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  • Writer's pictureSheila Christopher

How to Bridge the Hunger Divide for America’s Seniors

Sheila Christopher, Marcos Gaucin and Susan Goodell

Mira Kwon, the 16 year-old high school student who launched the Los Angeles branch of “Zoomers to Boomers”, delivers food to Mary Navarro, an elderly disabled woman, in Los Angeles, California, on May 20, 2020 VALERIE MACON/AFP via Getty Images

Access to nutritious food has always been a challenge for elderly individuals with low incomes, no matter where they live. Just three years ago, we were all confronted with how to serve our neighbors in the face of pandemic-era lockdowns that kept everyone but essential workers home, ratcheted up demand for charitable food, and forced us to quickly pivot decades-old ways of keeping our communities fed.

While it was a period of uncertainty for everyone, life for too many senior citizens became especially complex. Mobility and transportation challenges were magnified for those without family or loved ones nearby. Amid the despair, there were also uplifting moments. Elected officials, nonprofit organizations and the private sector linked arms in many places to help people in need.

For example, many of us began delivering food directly to the homes of seniors without forcing them to make a choice that could jeopardize their health or lives. We were grateful that pandemic-era aid from governments, foundations, donors and companies helped us stand up and scale these delivery programs.

Home delivery can bridge hunger, health, convenience and modern technology. Not only did home delivery reduce senior citizens’ exposure to COVID-19, it helped many who struggled to carry the food boxes, which often weigh as much as 35 pounds, and reduced stigma so seniors could feel comfortable asking for help.

By any demonstrable measure, home delivery for the Commodity Supplemental Food Program (CSFP), a federal nutrition program that provides monthly food boxes to elderly individuals with low income, has been a success for organizations who were already leveraging delivery as well as those that rolled out options as a response to COVID-19.

However, these food boxes are only as useful as seniors’ ability to access them. States that invested in food bank delivery programs have seen significant increases in their CSFP participation rates.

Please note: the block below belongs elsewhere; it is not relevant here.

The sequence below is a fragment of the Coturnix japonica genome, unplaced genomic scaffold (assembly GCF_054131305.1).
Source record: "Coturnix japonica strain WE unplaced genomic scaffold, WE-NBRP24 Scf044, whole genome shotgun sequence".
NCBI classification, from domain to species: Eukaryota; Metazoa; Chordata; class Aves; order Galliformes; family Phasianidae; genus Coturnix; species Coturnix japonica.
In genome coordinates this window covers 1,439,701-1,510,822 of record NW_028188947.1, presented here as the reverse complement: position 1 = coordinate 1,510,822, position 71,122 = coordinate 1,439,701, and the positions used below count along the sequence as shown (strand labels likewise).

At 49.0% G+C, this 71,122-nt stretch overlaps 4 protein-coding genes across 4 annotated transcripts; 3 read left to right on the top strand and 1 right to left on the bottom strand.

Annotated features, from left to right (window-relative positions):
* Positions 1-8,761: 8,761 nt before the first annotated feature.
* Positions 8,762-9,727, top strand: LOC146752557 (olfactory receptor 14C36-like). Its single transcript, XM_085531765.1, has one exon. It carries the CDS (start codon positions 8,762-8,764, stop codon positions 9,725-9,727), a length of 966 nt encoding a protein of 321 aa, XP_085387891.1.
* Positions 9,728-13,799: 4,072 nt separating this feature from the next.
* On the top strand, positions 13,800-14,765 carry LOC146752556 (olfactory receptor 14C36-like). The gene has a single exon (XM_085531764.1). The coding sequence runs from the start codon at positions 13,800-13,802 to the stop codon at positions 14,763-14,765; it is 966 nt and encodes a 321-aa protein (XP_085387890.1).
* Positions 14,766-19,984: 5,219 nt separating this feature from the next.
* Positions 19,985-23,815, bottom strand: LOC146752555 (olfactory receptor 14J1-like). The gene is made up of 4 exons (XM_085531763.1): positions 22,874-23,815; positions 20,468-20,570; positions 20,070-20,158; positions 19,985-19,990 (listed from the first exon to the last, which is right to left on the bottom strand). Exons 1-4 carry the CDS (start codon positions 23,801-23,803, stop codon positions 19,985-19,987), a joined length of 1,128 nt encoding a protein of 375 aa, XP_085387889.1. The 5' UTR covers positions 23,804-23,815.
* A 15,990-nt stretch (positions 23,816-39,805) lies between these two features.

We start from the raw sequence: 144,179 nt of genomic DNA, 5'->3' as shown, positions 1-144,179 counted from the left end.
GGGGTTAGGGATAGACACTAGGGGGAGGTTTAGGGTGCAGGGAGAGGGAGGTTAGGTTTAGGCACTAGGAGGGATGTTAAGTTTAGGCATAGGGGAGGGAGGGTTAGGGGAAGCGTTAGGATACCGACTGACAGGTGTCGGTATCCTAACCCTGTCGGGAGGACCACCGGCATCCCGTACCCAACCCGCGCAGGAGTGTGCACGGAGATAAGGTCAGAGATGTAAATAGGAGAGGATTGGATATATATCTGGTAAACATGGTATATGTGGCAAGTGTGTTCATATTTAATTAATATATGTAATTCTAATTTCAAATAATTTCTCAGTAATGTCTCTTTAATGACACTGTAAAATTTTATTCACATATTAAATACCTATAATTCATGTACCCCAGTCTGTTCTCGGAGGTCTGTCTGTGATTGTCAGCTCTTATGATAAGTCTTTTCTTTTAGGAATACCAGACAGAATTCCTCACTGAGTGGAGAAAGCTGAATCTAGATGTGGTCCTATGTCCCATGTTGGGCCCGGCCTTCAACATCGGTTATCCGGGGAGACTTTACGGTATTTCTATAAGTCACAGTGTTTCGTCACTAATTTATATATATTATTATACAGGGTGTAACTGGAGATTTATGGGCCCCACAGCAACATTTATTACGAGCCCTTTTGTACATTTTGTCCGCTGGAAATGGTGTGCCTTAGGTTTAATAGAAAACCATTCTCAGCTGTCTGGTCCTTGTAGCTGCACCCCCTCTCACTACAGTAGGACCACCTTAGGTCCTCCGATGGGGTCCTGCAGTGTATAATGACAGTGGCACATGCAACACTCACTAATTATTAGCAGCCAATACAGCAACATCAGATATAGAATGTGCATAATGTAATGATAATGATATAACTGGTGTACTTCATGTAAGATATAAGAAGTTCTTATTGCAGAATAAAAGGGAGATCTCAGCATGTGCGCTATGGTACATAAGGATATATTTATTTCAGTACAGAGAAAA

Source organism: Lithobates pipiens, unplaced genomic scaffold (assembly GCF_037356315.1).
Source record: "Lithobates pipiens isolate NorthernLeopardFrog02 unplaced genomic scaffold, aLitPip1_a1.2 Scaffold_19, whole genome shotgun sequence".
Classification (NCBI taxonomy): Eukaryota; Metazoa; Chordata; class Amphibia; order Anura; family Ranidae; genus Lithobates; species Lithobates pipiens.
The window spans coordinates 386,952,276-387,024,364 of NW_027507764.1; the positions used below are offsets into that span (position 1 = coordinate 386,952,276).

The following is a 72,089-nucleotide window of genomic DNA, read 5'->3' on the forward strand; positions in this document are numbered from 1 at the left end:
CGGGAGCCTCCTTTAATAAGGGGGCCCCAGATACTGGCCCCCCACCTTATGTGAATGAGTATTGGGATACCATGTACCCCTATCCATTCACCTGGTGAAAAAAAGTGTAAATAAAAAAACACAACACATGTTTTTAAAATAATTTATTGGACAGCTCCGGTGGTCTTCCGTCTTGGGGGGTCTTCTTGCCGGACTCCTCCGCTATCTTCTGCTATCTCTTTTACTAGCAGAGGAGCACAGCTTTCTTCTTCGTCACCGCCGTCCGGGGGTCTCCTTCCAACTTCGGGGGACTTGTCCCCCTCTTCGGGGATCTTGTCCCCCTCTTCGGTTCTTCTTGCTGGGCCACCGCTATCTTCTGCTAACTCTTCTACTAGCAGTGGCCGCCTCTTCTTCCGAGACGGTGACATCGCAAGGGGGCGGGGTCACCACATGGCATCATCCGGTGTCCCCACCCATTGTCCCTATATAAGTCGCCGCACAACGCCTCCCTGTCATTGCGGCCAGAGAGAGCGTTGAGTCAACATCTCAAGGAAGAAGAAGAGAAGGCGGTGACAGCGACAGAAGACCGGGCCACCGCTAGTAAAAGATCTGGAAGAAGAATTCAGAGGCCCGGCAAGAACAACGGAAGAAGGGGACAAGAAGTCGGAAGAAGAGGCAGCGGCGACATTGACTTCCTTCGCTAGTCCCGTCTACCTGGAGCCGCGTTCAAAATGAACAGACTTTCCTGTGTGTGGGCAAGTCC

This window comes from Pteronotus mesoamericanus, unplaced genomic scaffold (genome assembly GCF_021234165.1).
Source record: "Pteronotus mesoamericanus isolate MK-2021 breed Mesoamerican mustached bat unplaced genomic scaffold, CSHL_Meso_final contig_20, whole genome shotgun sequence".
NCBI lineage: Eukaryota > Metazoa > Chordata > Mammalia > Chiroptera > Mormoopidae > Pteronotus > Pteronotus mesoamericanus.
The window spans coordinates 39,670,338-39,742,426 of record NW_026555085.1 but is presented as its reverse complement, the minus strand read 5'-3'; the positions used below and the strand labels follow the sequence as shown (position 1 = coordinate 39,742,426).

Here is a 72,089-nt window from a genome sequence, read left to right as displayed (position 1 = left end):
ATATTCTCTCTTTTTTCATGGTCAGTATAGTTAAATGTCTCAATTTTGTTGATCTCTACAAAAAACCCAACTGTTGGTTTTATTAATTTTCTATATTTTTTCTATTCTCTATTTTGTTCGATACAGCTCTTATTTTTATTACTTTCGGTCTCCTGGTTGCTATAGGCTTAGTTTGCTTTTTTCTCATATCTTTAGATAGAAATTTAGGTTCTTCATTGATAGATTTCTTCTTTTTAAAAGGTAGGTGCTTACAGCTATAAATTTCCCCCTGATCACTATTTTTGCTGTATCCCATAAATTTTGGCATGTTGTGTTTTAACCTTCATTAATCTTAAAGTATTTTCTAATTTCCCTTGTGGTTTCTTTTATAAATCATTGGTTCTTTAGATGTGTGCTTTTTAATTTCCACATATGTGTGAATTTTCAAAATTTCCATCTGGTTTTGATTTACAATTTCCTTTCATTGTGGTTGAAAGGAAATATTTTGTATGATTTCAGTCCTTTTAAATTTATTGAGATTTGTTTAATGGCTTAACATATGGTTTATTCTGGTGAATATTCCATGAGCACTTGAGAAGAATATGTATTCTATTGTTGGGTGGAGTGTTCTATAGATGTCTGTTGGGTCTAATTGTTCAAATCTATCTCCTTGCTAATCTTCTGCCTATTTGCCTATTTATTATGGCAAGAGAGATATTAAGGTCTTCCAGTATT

While pandemic-related financial aid spurred innovation, we need continued support to prevent pandemic-era access gains from rolling back for the more than 5 million older Americans who faced food insecurity in 2020. Further help via CSFP is one way that policymakers can make these gains permanent.

Even as pandemic-era programs wind down, senior hunger remains a pressing issue. According to the USDA, more than 100,000 eligible seniors did not participate in CSFP last year. The concerning trend is exacerbated by lack of transportation and physical ailments that make it hard for seniors to travel or lift heavy items.

Thankfully, members of Congress are acting. A bipartisan bill introduced in the House of Representatives by Reps. Marc Molinaro (R-N.Y.) and Jasmine Crockett (D-Texas) would authorize a three-year pilot program to support ongoing and new home delivery of CSFP boxes. The Delivering for Rural Seniors Act would provide grant funding to food banks and other local organizations to be used for home delivery efforts. The pilot program provides flexibility for organizations to establish their own delivery programs, work with partners to leverage delivery services or create other innovative models to best serve their communities. Funds will be prioritized to rural areas where food distribution sites are sparse, and seniors face even greater access challenges due to the distances they must travel.

Even conservative estimates have pegged the cost of hunger in America at $160 billion, a challenge poised to worsen with the ongoing escalation of food costs. After a nearly 10% spike last year, food prices are expected to rise another 7% in 2023, according to the Department of Agriculture. Lack of access doesn’t only contribute to the cost of hunger, it also contributes to higher health care costs for patients and the states that underwrite health care systems as well.

Households with budgets that are already stretched thin are once again bearing the burden. Seniors, who overwhelmingly rely on a fixed monthly income, are getting squeezed. Our food distribution networks are seeing an increase in demand, but we need a corresponding increase in support to get food to seniors.

When COVID-19 first arrived on our shores, our country linked arms to help those most in need. Three years on, areas of bipartisan agreement are few and far between in Congress, but providing food for our vulnerable seniors can and must be the exception. The Delivering for Rural Seniors Act is a positive step. We urge Congress to pass this bill and deliver for seniors.

Sheila Christopher is the executive director of Hunger-Free Pennsylvania.

Marcos Gaucin is the chief programs officer of the Phoenix-based St. Mary’s Food Bank.

Susan Goodell is the CEO of El Pasoans Fighting Hunger Food Bank.

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